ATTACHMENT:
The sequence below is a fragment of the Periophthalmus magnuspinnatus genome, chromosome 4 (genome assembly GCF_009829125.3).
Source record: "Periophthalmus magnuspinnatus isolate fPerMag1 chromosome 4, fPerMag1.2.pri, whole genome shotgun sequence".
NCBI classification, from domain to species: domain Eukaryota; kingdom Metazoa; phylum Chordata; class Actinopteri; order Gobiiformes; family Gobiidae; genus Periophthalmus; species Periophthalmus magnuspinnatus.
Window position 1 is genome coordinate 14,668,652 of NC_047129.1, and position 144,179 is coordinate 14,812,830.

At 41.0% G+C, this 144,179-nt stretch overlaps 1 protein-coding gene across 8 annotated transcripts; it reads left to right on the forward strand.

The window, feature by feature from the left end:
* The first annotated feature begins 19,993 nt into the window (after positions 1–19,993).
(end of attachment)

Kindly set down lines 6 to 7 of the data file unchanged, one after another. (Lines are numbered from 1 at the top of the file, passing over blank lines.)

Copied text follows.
The window, feature by feature from the left end:
* The first annotated feature begins 19,993 nt into the window (after positions 1–19,993).